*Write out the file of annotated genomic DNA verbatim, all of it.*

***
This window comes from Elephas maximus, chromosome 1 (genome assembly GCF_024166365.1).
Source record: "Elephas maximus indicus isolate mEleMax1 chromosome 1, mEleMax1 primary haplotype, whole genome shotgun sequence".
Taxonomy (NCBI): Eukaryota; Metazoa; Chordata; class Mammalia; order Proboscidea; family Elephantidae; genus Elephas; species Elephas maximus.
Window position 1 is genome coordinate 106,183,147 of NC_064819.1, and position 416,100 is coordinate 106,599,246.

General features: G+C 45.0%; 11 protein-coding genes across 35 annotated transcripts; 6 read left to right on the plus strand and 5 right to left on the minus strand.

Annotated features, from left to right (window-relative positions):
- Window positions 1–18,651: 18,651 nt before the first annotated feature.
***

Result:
This window comes from Elephas maximus, chromosome 1 (genome assembly GCF_024166365.1).
Source record: "Elephas maximus indicus isolate mEleMax1 chromosome 1, mEleMax1 primary haplotype, whole genome shotgun sequence".
Taxonomy (NCBI): Eukaryota; Metazoa; Chordata; class Mammalia; order Proboscidea; family Elephantidae; genus Elephas; species Elephas maximus.
Window position 1 is genome coordinate 106,183,147 of NC_064819.1, and position 416,100 is coordinate 106,599,246.

General features: G+C 45.0%; 11 protein-coding genes across 35 annotated transcripts; 6 read left to right on the plus strand and 5 right to left on the minus strand.

Annotated features, from left to right (window-relative positions):
- Window positions 1–18,651: 18,651 nt before the first annotated feature.